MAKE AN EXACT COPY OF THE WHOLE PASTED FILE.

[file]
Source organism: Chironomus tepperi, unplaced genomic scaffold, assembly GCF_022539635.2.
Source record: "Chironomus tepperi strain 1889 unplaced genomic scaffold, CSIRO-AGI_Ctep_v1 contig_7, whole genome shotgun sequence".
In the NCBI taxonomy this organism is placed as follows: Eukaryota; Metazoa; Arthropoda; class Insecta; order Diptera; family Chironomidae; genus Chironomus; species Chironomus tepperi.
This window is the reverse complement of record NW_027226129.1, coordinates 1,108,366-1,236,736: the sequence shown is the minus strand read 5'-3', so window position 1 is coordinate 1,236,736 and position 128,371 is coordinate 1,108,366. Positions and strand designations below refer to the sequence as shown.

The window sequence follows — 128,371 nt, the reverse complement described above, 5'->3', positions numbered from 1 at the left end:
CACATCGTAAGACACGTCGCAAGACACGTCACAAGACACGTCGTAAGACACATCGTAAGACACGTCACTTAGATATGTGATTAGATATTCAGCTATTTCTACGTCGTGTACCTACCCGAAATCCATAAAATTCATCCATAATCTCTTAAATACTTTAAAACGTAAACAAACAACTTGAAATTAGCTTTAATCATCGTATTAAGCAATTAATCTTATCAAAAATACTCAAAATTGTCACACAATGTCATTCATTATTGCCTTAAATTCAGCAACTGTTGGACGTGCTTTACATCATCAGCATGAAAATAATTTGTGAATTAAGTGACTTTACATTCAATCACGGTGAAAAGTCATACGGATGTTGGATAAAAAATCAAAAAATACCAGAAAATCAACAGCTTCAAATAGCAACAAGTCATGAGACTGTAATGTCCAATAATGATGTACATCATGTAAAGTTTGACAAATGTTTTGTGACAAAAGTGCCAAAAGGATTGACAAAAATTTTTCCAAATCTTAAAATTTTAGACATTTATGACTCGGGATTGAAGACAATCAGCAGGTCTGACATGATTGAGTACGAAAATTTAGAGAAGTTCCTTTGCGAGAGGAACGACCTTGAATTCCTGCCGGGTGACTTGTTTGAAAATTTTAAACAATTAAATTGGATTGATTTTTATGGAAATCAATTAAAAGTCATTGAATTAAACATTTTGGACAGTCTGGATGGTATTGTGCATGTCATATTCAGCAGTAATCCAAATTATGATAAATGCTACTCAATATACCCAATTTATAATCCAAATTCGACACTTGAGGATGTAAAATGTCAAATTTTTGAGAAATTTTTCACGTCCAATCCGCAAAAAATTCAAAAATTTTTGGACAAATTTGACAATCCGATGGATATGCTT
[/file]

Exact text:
Source organism: Chironomus tepperi, unplaced genomic scaffold, assembly GCF_022539635.2.
Source record: "Chironomus tepperi strain 1889 unplaced genomic scaffold, CSIRO-AGI_Ctep_v1 contig_7, whole genome shotgun sequence".
In the NCBI taxonomy this organism is placed as follows: Eukaryota; Metazoa; Arthropoda; class Insecta; order Diptera; family Chironomidae; genus Chironomus; species Chironomus tepperi.
This window is the reverse complement of record NW_027226129.1, coordinates 1,108,366-1,236,736: the sequence shown is the minus strand read 5'-3', so window position 1 is coordinate 1,236,736 and position 128,371 is coordinate 1,108,366. Positions and strand designations below refer to the sequence as shown.

The window sequence follows — 128,371 nt, the reverse complement described above, 5'->3', positions numbered from 1 at the left end:
CACATCGTAAGACACGTCGCAAGACACGTCACAAGACACGTCGTAAGACACATCGTAAGACACGTCACTTAGATATGTGATTAGATATTCAGCTATTTCTACGTCGTGTACCTACCCGAAATCCATAAAATTCATCCATAATCTCTTAAATACTTTAAAACGTAAACAAACAACTTGAAATTAGCTTTAATCATCGTATTAAGCAATTAATCTTATCAAAAATACTCAAAATTGTCACACAATGTCATTCATTATTGCCTTAAATTCAGCAACTGTTGGACGTGCTTTACATCATCAGCATGAAAATAATTTGTGAATTAAGTGACTTTACATTCAATCACGGTGAAAAGTCATACGGATGTTGGATAAAAAATCAAAAAATACCAGAAAATCAACAGCTTCAAATAGCAACAAGTCATGAGACTGTAATGTCCAATAATGATGTACATCATGTAAAGTTTGACAAATGTTTTGTGACAAAAGTGCCAAAAGGATTGACAAAAATTTTTCCAAATCTTAAAATTTTAGACATTTATGACTCGGGATTGAAGACAATCAGCAGGTCTGACATGATTGAGTACGAAAATTTAGAGAAGTTCCTTTGCGAGAGGAACGACCTTGAATTCCTGCCGGGTGACTTGTTTGAAAATTTTAAACAATTAAATTGGATTGATTTTTATGGAAATCAATTAAAAGTCATTGAATTAAACATTTTGGACAGTCTGGATGGTATTGTGCATGTCATATTCAGCAGTAATCCAAATTATGATAAATGCTACTCAATATACCCAATTTATAATCCAAATTCGACACTTGAGGATGTAAAATGTCAAATTTTTGAGAAATTTTTCACGTCCAATCCGCAAAAAATTCAAAAATTTTTGGACAAATTTGACAATCCGATGGATATGCTT